The offensive by Islamist militants that imperiled the Yazidi population and spurred the United States to launch airstrikes in Iraq was a strategic gambit by ISIS mainly aimed at winning access to oil fields and refineries, according to a former CIA official with deep experience in Iraq.
John Maguire ran CIA operations in Iraq in 2004. Currently a consultant on oil operations in northern Iraq, he helped the Kurds organize against Saddam Hussein in the 1990s, and worked on Iraq issues for the agency from 2001 through 2005. He said his sources have told him that when the Islamist army ISIS launched its offensive into Sinjar in northern Iraq, it was doing so in part to pressure Kurdish forces to abandon the oil-rich city of Kirkuk in northern Iraq. "They wanted to leverage that so they could take Kirkuk," he said. "So they could get access to the oil infrastructure. They are short on diesel and gasoline.
"There is a method to this madness."
That theory fits with what two U.S. intelligence officials said this week about the oil interests of ISIS, the militant Islamist army now in command of a vast swath of land in Syria and Iraq. Both officials spoke on condition of anonymity, in line with their agency's policies. Gaining control of energy resources is part of ISIS' "overall strategy," said one of the officials.
Kirkuk is an oil prize that both the Arabs and the Kurds have claimed over the years. The Kurds secured it in July as Iraqi armed forces collapsed in the face of the onslaught by ISIS, sometimes called ISIL or the "Islamic State."
Maguire said that to wrest Kirkuk from the Kurds, ISIS' strategy was to put pressure on the Kurdish forces on three fronts: the far north near Duhok, the south, and the west, near Sinjar. "They are pressing because they want Kirkuk," he said. The threatened ISIS Duhok offensive, he said, never took place because Kurdish resistance elsewhere was too stiff, and because the U.S. started bombing ISIS positions.
From a military point of view, ISIS's gambit was "a very smart strategy," said Lawrence Korb, a senior fellow of the Center for American Progress and a former assistant secretary of defense under President Ronald Reagan. ISIS, he said, is "pretty sophisticated." Still, he said he didn't think ISIS will take the coveted city: "The Kurds are going to fight like blazes for Kirkuk, for they've wanted that for a long time."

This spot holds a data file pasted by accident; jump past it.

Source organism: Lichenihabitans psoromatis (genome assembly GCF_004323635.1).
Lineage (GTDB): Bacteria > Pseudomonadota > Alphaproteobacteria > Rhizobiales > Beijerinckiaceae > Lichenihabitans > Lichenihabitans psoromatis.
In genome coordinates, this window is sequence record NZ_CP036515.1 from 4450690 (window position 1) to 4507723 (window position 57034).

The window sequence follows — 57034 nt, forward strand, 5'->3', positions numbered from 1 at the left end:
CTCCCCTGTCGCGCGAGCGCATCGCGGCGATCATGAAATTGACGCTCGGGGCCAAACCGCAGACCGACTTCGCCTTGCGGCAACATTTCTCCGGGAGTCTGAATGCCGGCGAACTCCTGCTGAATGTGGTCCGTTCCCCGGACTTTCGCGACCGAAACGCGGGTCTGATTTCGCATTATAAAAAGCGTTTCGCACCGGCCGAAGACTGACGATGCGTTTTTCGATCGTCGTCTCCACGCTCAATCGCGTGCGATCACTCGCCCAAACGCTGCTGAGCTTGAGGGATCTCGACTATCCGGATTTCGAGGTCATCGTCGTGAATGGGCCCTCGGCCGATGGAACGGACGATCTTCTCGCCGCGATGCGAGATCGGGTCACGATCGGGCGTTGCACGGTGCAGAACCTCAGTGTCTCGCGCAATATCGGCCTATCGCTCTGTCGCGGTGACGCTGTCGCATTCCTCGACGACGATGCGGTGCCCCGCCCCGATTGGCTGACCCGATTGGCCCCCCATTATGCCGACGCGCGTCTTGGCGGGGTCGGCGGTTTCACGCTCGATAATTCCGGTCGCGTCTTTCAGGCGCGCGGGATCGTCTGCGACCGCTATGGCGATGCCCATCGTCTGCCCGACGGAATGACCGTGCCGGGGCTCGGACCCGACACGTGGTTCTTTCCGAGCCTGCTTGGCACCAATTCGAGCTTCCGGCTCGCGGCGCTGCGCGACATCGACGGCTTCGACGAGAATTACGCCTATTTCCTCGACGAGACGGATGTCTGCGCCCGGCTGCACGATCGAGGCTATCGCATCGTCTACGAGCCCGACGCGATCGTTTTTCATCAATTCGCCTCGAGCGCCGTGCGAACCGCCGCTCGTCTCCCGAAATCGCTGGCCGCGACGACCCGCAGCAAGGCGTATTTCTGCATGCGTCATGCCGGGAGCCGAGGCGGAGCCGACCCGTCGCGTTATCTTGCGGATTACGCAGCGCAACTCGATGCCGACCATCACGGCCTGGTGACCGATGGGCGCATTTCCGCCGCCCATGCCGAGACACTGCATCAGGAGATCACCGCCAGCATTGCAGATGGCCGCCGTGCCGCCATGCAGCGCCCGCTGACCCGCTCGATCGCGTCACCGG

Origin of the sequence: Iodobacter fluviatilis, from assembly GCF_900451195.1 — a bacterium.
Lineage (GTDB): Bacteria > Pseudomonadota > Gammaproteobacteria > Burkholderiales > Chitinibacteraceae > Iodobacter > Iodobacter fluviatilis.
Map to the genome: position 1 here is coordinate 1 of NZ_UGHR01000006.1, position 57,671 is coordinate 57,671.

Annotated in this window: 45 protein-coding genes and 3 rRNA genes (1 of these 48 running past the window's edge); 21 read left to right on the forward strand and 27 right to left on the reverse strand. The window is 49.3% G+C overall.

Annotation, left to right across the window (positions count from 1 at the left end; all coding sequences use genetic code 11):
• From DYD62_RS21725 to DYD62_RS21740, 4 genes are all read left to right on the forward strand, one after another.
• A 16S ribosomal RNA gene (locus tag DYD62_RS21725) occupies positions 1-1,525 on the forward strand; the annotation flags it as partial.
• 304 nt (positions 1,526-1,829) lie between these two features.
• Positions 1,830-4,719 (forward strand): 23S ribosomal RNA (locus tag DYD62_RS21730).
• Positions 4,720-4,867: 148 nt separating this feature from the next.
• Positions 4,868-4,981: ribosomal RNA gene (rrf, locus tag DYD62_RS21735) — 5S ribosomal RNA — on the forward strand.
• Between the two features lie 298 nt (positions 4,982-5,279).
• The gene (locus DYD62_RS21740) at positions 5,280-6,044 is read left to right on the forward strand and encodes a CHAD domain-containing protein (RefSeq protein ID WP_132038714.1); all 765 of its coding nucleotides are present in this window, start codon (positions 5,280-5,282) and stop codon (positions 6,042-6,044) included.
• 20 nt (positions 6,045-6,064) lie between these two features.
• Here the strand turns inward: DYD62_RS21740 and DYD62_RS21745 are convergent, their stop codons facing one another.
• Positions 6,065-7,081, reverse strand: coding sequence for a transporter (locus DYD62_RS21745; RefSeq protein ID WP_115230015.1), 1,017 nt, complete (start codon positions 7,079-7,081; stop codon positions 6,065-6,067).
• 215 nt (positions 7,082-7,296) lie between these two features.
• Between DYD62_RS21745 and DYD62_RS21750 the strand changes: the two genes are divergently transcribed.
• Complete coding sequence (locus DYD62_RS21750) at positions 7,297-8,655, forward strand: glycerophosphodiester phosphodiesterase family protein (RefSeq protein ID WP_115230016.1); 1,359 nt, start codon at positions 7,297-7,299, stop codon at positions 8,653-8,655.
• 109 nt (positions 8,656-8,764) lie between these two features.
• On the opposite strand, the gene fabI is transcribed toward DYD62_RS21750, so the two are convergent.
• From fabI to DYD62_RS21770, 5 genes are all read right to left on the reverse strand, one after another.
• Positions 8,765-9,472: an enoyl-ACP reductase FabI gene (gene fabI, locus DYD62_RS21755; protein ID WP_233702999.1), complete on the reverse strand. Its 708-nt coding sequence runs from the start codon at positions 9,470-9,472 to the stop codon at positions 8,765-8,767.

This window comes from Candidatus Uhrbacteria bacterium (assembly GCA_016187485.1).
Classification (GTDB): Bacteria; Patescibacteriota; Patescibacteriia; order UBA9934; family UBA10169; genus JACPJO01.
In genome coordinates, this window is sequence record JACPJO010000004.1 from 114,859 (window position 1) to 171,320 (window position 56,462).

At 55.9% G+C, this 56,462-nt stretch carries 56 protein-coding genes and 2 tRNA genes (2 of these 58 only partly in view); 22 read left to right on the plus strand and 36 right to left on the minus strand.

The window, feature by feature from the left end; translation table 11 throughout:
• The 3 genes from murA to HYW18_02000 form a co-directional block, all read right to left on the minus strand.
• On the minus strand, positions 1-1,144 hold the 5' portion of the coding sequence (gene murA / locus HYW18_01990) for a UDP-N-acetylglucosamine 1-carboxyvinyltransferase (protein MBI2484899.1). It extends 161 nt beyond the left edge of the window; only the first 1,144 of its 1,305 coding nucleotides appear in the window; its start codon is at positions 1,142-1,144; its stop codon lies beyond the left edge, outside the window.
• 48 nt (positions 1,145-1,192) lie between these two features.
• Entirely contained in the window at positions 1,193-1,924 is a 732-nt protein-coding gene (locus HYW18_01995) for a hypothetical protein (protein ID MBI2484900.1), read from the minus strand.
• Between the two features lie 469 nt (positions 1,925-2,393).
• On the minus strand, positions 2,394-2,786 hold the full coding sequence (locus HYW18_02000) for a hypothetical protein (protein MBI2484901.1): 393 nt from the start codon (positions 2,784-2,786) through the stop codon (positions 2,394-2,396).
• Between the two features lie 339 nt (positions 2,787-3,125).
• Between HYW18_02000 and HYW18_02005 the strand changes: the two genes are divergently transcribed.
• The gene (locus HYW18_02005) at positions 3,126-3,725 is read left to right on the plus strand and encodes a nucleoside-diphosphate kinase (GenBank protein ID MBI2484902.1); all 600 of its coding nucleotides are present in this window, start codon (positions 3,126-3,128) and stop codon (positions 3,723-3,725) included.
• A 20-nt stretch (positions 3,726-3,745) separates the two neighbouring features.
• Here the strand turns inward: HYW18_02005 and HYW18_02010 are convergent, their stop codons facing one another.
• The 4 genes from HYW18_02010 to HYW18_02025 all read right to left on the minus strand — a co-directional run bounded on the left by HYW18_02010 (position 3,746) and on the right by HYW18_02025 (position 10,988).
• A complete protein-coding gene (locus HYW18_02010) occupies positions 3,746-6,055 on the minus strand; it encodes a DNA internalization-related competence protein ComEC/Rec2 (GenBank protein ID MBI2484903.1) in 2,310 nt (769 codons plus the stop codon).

And in fact, ISIS's gambit now appears to be stalling, as U.S. warplanes bomb ISIS positions and the Kurdish militia, known as the peshmerga, fight back.
While the two current U.S. intelligence officials didn't confirm Maguire's account, one official said that "it's certainly possible" that ISIS has its eyes on the city.
ISIS needs two kinds of energy resources, experts on the militant group say: First, gasoline and diesel fuel that's ready to be poured into armored vehicles and trucks, and that can be used to operate power plants and provide heat once the summer ends. But to raise cash, ISIS is targeting oil fields that can generate crude oil over the long term.
Currently, ISIS gets much of its revenue from extorting the populations it controls. It has also been reported that ISIS received large amounts of cash from robbing a bank in Mosul, but that account has been challenged.
One of the U.S. intelligence officials said that ISIS is selling crude oil. "They can sell it locally or they can sell it to smugglers."
The other official called ISIS "among the wealthiest terrorist groups on the planet."
Valerie Marcel, an associate fellow at Chatham House in London, said ISIS is attracting oil technicians "who have the ability to run these facilities." ISIS is "in production themselves now," she said
Marcel said ISIS is pumping oil at certain fields it has taken, bringing that oil to the black market, and selling it at steep discounts to international prices. "The big money is there," she said. She called ISIS an "oil cartel" that has "a lot of Turkish buyers and also Iraqi buyers."
But Maguire, the former CIA official, said that he doubts that ISIS can continue to sell crude over the long term, because the group lacks the sophisticated know-how. Right now, he said, the terrorist army is mainly in need of fuel for tanks and armored vehicles to maintain its assault. He quipped, "They need a gas station!"
The U.S. intelligence officials emphasized that, unlike other terrorist groups that have attracted attention in the past, ISIS doesn't have "significant outside support," as one of the officials put it. Many of the usual suspects in terror finance — wealthy Gulf donors who have contributed to Al Qaeda and other Islamist groups — appear to be sitting this one out. But in part because of oil, ISIS "is flush with money now," according to the one of the officials. "It has plenty of money and continues to have money."
He would not corroborate claims that ISIS stole hundreds of millions of dollars from a bank in Mosul when it took over the city. But in areas it controls, this official said, ISIS's governance is "brutal but effective."
He also said that ISIS is completely divorced now from al-Qaeda and is in a fierce competition with the group. Terrorists worldwide are weighing which one they would support, like baseball fans trying to choose a team in the World Series. "The global jidahi movement is picking out sides," the official said.